we see that: k = cos φ eρ − sin φ eφ Step 3: Get formulas for ∂F . ∂F . Using a similar process of elimination as in Step 2. ∂ρ ∂x ∂ρ ∂y ∂ρ ∂z ∂ρ ∂F ∂F ∂x ∂F ∂y ∂F ∂z = + + . we see that cos θ (sin φ eρ + cos φ eφ ) − sin θ eθ = (cos2 θ + sin2 θ)i = i .184 so that CHAPTER 4. ∂x ∂y ∂z ∂ρ ∂θ ∂F . ∂F . ∂ρ ∂θ By the Chain Rule. we get: ∂F 1 ∂F ∂F ∂F = − sin θ + sin φ cos φ cos θ ρ sin2 φ cos θ ∂x ρ sin φ ∂ρ ∂θ ∂φ ∂F 1 ∂F ∂F ∂F ρ sin2 φ sin θ = + cos θ + sin φ cos φ sin θ ∂y ρ sin φ ∂ρ ∂θ ∂φ ∂F 1 ∂F ∂F ρ cos φ = − sin φ ∂z ρ ∂ρ ∂φ . ∂θ ∂x ∂θ ∂y ∂θ ∂z ∂θ ∂F ∂F ∂x ∂F ∂y ∂F ∂z = + + . and so: i = sin φ cos θ eρ − sin θ eθ + cos φ cos θ eφ Lastly. ∂y . ∂φ ∂x ∂φ ∂y ∂φ ∂z ∂φ which yields: ∂F ∂F ∂F ∂F = sin φ cos θ + sin φ sin θ + cos φ ∂ρ ∂x ∂y ∂z ∂F ∂F ∂F = −ρ sin φ sin θ + ρ sin φ cos θ ∂θ ∂x ∂y ∂F ∂F ∂F ∂F = ρ cos φ cos θ + ρ cos φ sin θ − ρ sin φ ∂φ ∂x ∂y ∂z Step 4: Use the three formulas from Step 3 to solve for ∂F . and so: j = sin φ sin θ eρ + cos θ eθ + cos φ sin θ eφ Likewise. this involves solving a system of three equations in three unknowns. we have ∂F ∂φ in terms of ∂F ∂F ∂F ∂x . ∂F in terms of ∂F . ∂z . ∂F ∂F ∂x ∂F ∂y ∂F ∂z = + + . ∂F . LINE AND SURFACE INTEGRALS sin θ (sin φ eρ + cos φ eφ ) + cos θ eθ = (sin2 θ + cos2 θ)j = j . ∂φ Again.

where r(x. Verify that we get the same answers if we switch to spherical coordinates. y.19. φ) = ρ2 (so that F(ρ.17 we showed that ∇ r 2 = 2 r and ∆ r 2 = 6. Doing this last step is perhaps the most tedious. and 8 terms involving eφ . as we showed earlier. ∂F . since it involves simplifying 3 × 3 + 3 × 3 + 2 × 2 = 22 terms! Namely. as expected. θ. y.4. And the Laplacian is ρ ∂ 1 ∂2 F 1 ∂F 1 ∂ 2 ∂F + 2 ρ + sin φ ∆F = 2 2 2 ∂ρ ∂φ ρ ∂ρ ρ sin φ ∂φ ρ2 sin φ ∂θ ∂ 1 1 ∂ 2 1 (sin φ (0)) (0) + 2 = 2 (ρ 2ρ) + 2 ρ ∂ρ ρ sin φ ρ sin φ ∂φ 1 ∂ (2ρ3 ) + 0 + 0 = 2 ρ ∂ρ 1 = 2 (6ρ2 ) = 6 . Curl and Laplacian 185 Step 5: Substitute the formulas for i. But the algebra is straightforward and yields the desired result: ∇F = ∂F 1 ∂F 1 ∂F eρ + eθ + eφ ∂ρ ρ sin φ ∂θ ρ ∂φ Example 4. k from Step 2 and the formulas for ∂F . so r r = 2ρ = 2 r .6 Gradient. φ) = r 2 ). j. let F(ρ. z) = ∂x i + ∂y j + ∂z k. ρ ∇F = . ∇F = 1 ∂F ∂F ∂F − sin θ + sin φ cos φ cos θ ρ sin2 φ cos θ (sin φ cos θ eρ − sin θ eθ ρ sin φ ∂ρ ∂θ ∂φ + cos φ cos θ eφ ) + 1 ∂F ∂F ∂F ρ sin2 φ sin θ (sin φ sin θ eρ + cos θ eθ + cos θ + sin φ cos φ sin θ ρ sin φ ∂ρ ∂θ ∂φ + cos φ sin θ eφ ) + 1 ∂F ∂F − sin φ ρ cos φ (cos φ eρ − sin φ eφ ) . θ. In Example 4. as expected. The gradient of F in spherical coordinates is ∂F 1 ∂F 1 ∂F eρ + eθ + eφ ∂ρ ρ sin φ ∂θ ρ ∂φ 1 1 (0) eθ + (0) eφ = 2ρ eρ + ρ sin φ ρ r = 2ρ eρ = 2ρ . Divergence. ∂F ∂x ∂y ∂z ∂F ∂F ∂F from Step 4 into the Cartesian gradient formula ∇F(x. ρ ∂ρ ∂φ which we see has 8 terms involving eρ . z) = x i + y j + z k in Cartesian coordinates. Solution: Since r 2 = x2 + y2 + z2 = ρ2 in spherical coordinates. 6 terms involving eθ .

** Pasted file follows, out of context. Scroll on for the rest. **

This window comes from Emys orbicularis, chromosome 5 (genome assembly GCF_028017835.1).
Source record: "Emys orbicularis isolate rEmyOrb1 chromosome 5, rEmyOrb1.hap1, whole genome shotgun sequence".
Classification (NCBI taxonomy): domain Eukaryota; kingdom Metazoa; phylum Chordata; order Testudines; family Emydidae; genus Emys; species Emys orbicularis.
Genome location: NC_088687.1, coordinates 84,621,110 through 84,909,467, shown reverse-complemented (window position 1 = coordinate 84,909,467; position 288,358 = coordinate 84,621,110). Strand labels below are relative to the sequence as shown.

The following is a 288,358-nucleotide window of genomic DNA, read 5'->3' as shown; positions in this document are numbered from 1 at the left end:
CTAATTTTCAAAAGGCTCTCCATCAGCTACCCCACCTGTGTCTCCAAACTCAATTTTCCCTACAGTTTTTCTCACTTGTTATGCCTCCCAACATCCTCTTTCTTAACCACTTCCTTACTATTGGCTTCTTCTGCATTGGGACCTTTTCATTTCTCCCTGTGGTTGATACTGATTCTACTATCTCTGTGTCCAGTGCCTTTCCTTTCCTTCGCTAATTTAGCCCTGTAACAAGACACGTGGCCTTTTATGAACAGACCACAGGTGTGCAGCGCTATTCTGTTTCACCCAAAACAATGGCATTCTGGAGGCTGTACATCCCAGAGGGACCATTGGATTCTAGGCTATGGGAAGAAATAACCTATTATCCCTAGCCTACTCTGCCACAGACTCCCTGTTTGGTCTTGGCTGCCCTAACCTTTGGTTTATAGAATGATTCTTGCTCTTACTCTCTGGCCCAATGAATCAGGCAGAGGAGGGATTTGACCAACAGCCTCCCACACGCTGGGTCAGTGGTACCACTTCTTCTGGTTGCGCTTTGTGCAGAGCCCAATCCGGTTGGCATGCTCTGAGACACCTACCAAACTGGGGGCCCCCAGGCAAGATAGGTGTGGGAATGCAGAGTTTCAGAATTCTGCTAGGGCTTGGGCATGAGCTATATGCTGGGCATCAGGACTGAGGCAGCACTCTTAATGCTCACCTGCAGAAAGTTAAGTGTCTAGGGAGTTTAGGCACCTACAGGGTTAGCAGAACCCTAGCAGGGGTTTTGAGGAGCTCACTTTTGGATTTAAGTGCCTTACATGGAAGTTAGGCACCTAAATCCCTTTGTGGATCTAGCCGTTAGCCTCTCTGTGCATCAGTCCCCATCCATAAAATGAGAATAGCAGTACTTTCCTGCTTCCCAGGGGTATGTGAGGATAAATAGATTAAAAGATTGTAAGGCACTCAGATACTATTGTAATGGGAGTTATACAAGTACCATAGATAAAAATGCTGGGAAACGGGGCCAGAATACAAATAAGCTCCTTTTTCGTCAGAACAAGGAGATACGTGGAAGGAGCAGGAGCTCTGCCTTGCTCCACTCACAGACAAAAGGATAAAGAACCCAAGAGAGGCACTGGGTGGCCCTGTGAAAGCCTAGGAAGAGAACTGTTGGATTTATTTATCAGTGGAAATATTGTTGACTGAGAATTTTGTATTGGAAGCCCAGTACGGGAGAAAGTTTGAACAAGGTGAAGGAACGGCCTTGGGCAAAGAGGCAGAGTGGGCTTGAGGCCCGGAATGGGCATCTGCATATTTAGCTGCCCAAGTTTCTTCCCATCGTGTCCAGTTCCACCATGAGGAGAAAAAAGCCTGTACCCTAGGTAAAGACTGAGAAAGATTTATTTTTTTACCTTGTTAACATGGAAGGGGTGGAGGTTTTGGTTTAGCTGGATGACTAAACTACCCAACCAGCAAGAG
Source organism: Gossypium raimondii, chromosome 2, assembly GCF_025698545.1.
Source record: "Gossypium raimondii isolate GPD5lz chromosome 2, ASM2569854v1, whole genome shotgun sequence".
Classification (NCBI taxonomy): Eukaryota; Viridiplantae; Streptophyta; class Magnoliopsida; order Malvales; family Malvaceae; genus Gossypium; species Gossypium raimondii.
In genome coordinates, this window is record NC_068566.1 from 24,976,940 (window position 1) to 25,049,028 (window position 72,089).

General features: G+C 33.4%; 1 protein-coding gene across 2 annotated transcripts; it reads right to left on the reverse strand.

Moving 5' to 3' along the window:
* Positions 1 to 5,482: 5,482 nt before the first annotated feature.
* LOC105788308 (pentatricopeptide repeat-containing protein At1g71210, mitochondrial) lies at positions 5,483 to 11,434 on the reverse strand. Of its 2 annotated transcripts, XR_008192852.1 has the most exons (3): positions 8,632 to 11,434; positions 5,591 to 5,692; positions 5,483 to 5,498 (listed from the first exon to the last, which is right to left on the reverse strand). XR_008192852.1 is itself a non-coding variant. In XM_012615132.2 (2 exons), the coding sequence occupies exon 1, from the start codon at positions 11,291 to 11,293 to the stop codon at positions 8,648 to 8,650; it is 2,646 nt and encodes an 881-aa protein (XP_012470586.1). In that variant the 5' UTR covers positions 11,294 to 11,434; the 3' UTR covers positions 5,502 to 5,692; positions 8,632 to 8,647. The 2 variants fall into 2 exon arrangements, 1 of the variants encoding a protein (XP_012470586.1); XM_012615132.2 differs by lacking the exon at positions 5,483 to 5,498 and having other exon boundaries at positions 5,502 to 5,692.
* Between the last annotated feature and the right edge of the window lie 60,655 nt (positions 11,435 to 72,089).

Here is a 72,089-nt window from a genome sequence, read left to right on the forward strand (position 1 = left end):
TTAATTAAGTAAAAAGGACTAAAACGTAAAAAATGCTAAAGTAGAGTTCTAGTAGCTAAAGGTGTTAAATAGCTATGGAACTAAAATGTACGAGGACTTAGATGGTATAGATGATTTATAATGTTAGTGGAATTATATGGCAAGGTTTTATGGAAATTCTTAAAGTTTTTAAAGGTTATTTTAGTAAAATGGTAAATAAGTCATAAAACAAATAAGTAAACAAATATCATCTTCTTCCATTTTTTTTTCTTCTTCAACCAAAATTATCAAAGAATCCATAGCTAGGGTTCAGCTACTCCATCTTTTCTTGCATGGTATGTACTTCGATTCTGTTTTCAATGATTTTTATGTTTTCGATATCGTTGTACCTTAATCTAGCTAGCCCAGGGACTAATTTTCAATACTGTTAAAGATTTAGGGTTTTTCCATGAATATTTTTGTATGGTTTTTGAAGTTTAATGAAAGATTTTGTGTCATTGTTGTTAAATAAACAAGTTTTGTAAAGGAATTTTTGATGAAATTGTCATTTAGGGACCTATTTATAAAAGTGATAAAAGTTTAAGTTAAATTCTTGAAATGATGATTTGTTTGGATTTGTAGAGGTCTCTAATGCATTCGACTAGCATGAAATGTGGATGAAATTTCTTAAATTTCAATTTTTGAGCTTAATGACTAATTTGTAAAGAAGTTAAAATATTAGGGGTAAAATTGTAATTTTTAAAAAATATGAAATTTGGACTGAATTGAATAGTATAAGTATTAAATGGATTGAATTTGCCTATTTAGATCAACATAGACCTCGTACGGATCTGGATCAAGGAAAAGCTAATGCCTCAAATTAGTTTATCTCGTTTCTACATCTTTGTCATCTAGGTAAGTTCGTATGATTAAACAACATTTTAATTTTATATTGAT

11. Define the normal derivative ∂n of u over a closed surface Σ with outward unit normal vector n by ∂u = Dn u = n · ∇u.186 CHAPTER 4.) ∂n Σ . Find the Laplacian of the function in Exercise 3 in spherical coordinates. ∆ (1/r) = 0 14.e. Use f = u ∇v in the Divergence Theorem to prove: (a) Green’s first identity: S ∂F ∂r er + 1 r ∂F ∂θ eθ + ∂F ∂z ez (u ∆ v + (∇u) · (∇v)) dV = S Σ (u ∇v) · dσ (b) Green’s second identity: (u ∆ v − v ∆ u) dV = Σ (u ∇v − v ∇u) · dσ ∂u 27. y. ∂n ∂u Show that dσ = 0. prove the given formula (r = r is the length of the position vector field r(x. y. 12. z) = x3 + y3 + z3 7. f (x. find div f and curl f. θ. 9. find div f and curl f. y. z) = x i + y j + z k). y. ∇ (1/r) = −r/r3 13.17. div (F + G) = div F + div G 18. Suppose that ∆ u = 0 (i. z) = 2 x + y2 10. y. z) = x + y + z 4. ∇ (ln r) = r/r2 16. (Hint: Use Green’s second identity. div (∇ f × ∇g) = 0 22. 3. θ. 25. div (F × G) = G · curl F − F · curl G 21. curl (F + G) = curl F + curl G 19. z) in Cartesian coordinates. find the Laplacian of the function f (x. B For Exercises 12-23. z) = x5 ¨ For Exercises 1-6. y. ∇ · (r/r3 ) = 0 15. y. Let f (x. Prove Theorem 4. f (x. y. z in Cartesian coordinates. 8. f (x. div ( f F) = f div F + F · ∇ f 20. Find ∇ f in cylindrical coordinates. LINE AND SURFACE INTEGRALS A 1. z) = e x+y+z Exercises © 2. φ) = eρ + ρ cos θ eθ + ρ eφ in spherical coordinates. z) = (x2 + y2 + z2 )3/2 6. ∆ ( f g) = f ∆ g + g ∆ f + 2(∇ f · ∇g) C 24. Find the Laplacian of the function in Exercise 6 in spherical coordinates. z) = r er + z sin θ eθ + rz ez in cylindrical coordinates. Derive the gradient formula in cylindrical coordinates: ∇F = 26. u is harmonic) over 3 . f (x. curl ( f F) = f curl F + (∇ f ) × F 23. curl (curl F) = ∇(div F) − ∆ F 17. f (x. For f(r. f (x. y. z) = e−x 2 −y2 −z2 5. For f(ρ.